The Stonewall Defense is an extremely effective chess opening for black against 1. d4 – representing a solid system that is very difficult for white to crack. The Stonewall Defense involves black placing pawns on the light squares d5, e6, and f5 to establish an iron grip on the center, specifically restricting a potential breakthrough by white involving an e4 push.
Stomping White with the Stonewall Defense - EMPIRE CHESS
The Dutch Defence is an ambitious and underrated counter to the queen's pawn opening. With his very first move Black creates an asymmetrical pawn structure, thus unbalancing the position from a very early stage and allowing both White and Black players to fight for the initiative. Black also has many options within the Dutch Defence, from the ultra-solid Stonewall formation through to the fluid Classical System and the dynamic Leningrad Variation.
Starting Out - Dutch Defence
Publisher: ISHI Press
Author: Eric Schiller
Year of Publication: 2012 (Reprint) Pages: 160
Notation Type: Algebraic (AN)
Book Description At the time of the first edition, this opening was just becoming popular in Grandmaster chess. It soon became a hot item and for this edition we had over 20,000 games in our database. Champions of the defense include Grandmasters Agdestein, Dolmatov, Gleizerov (more than 100 games!), Glek, Karlsson, Moskalenko, Nikolic, Ulibin, and Vaisser. The theory is now pretty well established. I recommend that you start by studying the Overview below and looking at the games cited in the next paragraphs. I have concentrated on the lines most frequently seen in high level games. The opening is so absurdly transpositional that there is no way to organize it exhaustively. The most important thing is to note where the pieces usually land. About the Author(s) Eric Schiller (born March 20, 1955 in New York City) is an American chess player, trainer, arbiter and one of the most prolific authors of books on chess in the 20th century. In 1974, Schiller was the Illinois Junior Champion. Schiller played for the University of Chicago team several times at the Pan American Intercollegiate Team Chess Championship. He was an organizer of the Hawaii International chess festivals 1994-98 including 1998 US Open California Champion 1995. Later that year, he appeared as a chess adviser for the music group Phish on some of the stops for their "Chess Tour" where they played an ongoing game of two chess moves per tour stop and some "band vs. audience" partial games as part of their stage performance. Schiller was an arbiter at several notable games and championships including the FIDE World Chess Championship 2000. While Vladimir Kramnik and Garry Kasparov opted not to participate in the event, they had both endorsed Schiller for this sensitive role during the planning stages. As of April 2009, Schiller has a FIDE rating of 2166. He is also an International Arbiter and International Trainer. Schiller's expertise and publications in the Flohr-Zaitsev Variation made him a sought-after expert when Gary Kasparov used that opening at the second game at the World Chess Championship 1990.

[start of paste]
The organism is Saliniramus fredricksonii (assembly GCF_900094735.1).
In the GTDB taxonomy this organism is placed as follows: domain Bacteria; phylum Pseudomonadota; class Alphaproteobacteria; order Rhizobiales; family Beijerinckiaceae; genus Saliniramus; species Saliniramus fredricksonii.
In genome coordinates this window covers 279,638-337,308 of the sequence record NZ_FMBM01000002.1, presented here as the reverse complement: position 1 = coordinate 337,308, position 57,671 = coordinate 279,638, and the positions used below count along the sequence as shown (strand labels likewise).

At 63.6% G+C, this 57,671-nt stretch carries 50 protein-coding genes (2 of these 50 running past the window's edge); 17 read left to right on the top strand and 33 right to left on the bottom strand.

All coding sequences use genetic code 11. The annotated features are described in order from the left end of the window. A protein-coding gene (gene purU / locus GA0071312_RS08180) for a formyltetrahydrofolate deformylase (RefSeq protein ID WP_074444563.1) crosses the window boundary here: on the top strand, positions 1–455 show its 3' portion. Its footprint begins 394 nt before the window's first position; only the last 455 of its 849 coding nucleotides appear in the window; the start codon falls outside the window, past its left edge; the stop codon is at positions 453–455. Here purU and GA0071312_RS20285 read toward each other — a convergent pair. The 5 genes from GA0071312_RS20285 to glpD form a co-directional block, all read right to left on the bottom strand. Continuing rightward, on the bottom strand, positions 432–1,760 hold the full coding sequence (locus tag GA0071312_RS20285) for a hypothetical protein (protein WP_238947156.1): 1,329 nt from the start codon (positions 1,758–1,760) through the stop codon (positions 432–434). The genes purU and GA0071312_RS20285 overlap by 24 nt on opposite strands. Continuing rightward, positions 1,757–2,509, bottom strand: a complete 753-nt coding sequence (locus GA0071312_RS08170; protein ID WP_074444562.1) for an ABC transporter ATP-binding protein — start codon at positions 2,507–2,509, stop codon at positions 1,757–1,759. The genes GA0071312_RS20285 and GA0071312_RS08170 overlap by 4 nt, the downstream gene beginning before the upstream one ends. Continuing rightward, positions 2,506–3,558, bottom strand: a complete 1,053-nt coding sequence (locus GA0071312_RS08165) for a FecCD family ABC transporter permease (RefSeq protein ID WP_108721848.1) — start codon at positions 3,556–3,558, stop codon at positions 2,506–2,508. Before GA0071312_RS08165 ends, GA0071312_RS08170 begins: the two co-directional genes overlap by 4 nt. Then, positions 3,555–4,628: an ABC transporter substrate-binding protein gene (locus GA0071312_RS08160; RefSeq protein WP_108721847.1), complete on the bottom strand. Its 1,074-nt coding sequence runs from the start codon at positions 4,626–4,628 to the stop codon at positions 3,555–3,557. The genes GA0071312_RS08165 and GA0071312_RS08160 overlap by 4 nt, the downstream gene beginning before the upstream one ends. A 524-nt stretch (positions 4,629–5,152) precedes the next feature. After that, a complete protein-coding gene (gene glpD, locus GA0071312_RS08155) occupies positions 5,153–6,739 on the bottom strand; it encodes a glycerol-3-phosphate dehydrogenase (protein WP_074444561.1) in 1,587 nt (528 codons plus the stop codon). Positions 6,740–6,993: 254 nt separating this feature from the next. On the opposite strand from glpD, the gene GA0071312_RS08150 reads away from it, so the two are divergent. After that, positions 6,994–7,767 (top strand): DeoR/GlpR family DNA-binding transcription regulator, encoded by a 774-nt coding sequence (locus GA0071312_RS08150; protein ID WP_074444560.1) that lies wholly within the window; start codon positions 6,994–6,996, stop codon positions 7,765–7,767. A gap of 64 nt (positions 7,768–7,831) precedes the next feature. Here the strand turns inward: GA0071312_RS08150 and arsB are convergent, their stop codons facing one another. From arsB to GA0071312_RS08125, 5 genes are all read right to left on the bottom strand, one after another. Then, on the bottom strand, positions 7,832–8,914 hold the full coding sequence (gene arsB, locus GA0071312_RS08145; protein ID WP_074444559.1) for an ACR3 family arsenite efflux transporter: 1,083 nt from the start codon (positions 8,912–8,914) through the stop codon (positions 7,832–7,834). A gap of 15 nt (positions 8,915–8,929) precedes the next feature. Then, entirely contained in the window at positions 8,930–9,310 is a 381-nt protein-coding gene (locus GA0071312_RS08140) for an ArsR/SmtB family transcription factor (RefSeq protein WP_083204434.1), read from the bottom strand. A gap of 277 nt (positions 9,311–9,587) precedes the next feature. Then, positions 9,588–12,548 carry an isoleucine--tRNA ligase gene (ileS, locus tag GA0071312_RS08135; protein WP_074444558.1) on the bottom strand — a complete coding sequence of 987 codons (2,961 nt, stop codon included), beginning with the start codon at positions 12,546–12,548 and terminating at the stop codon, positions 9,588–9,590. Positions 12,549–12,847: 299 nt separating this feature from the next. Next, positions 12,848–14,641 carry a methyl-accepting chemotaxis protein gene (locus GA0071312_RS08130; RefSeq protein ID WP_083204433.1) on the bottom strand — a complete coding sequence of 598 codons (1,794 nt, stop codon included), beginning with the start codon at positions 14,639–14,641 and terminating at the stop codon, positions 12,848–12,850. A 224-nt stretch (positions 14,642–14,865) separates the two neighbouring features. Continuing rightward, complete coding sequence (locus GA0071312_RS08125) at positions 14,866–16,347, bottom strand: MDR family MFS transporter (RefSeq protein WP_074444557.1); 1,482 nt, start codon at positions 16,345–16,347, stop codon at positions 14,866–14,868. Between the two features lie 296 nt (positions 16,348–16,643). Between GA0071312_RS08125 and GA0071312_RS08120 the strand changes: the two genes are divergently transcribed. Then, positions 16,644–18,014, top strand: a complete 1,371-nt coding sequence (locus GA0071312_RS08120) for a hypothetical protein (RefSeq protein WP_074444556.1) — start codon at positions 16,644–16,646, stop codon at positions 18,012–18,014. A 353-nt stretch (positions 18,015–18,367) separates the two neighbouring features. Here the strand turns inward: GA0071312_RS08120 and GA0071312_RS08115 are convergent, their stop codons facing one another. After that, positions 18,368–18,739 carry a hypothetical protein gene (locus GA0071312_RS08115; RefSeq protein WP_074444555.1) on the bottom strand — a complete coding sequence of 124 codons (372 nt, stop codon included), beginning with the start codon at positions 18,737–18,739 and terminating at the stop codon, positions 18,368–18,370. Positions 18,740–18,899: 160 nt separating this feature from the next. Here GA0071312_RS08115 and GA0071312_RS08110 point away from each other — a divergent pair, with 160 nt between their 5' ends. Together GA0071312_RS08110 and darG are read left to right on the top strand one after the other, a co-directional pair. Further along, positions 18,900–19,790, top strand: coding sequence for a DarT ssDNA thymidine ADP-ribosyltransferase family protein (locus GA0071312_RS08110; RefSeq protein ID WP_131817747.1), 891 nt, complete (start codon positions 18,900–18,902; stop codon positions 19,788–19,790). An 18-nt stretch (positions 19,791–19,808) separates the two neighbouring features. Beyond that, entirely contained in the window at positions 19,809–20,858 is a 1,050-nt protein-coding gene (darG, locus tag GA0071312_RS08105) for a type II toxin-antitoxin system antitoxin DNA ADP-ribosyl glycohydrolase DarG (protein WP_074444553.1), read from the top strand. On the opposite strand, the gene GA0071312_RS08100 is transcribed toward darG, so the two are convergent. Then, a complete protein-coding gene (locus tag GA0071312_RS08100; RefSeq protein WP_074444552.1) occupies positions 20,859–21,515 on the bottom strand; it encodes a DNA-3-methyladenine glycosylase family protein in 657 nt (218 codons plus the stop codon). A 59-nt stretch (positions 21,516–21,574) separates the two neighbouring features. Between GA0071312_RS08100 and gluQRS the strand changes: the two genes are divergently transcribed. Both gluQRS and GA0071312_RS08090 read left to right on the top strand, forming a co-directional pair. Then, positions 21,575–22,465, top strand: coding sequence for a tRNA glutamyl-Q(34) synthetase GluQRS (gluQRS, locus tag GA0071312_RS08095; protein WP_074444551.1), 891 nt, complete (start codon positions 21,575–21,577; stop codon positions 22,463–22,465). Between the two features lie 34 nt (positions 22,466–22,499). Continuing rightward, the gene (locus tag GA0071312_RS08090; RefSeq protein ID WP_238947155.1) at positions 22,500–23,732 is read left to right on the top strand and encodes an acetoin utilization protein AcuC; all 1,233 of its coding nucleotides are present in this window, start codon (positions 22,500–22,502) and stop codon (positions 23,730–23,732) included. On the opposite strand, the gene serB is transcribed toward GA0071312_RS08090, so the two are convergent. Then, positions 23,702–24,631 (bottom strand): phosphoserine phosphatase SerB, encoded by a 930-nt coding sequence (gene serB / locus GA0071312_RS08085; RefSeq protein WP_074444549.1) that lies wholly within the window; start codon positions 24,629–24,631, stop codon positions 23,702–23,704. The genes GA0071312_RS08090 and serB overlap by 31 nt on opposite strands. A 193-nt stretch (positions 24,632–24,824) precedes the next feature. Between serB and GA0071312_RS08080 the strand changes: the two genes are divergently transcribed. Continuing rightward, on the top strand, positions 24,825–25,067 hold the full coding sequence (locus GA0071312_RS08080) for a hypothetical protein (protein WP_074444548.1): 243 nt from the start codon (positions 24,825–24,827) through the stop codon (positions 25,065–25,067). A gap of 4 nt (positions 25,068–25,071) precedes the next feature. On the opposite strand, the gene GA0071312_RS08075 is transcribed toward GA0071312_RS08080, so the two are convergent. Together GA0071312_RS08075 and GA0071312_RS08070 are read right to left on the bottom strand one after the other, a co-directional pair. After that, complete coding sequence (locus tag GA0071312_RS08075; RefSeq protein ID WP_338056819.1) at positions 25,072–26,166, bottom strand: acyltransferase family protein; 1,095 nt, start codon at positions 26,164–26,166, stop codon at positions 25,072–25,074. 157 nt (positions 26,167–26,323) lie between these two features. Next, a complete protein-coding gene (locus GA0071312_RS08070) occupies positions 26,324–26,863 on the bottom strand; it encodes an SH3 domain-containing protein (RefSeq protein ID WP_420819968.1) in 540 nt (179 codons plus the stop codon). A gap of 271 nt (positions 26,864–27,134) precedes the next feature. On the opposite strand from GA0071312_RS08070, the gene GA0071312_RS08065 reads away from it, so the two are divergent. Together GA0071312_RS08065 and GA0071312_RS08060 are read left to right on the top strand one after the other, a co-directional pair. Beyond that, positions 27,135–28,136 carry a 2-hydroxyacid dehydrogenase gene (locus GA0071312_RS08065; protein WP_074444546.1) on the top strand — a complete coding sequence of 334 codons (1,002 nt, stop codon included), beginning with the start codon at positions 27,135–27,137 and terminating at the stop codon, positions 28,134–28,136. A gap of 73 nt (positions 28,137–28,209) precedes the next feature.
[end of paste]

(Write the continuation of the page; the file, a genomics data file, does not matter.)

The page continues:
Modern Stonewall Dutch
Strategic Leads & Powerful Weapons
The widely-played Dutch Defence is a sharp choice. Black does not try to preserve a positional balance, but chooses to fight it out. No author is more qualified to explore new ideas in the Dutch than Viktor Moskalenko, a renowned champion of dynamic play. The Diamond Dutch is not a repertoire book. Moskalenko himself plays this chess opening with both colours and covers the entire spectrum for White as well as Black:
An Active Repertoire Against 1. d4, 1. c4, 1. Nf3
GM Vladimir Malaniuk has been the main driving force behind the Leningrad Variation for decades. Malaniuk has found many original plans which turned this branch of the Dutch into an active and dangerous weapon. White cannot enter dull and boring positions even if he insists on this.
The Leningrad Dutch
Hosted by GMs Kraai, Perelshteyn, and others
The Dutch Defense was employed regularly in the past by Alekhine, Larsen, Morphy and Najdorf. The high-water mark for the Defense occurred in 1951, when both Mikhail Botvinnik, the world champion, and his challenger, David Bronstein, played it in their World Championship match. Not found as often in modern games, but regularly used successfully by GM Hikura Nakamura.
Studies in the Dutch Defense - Chess Lecture - Volume 106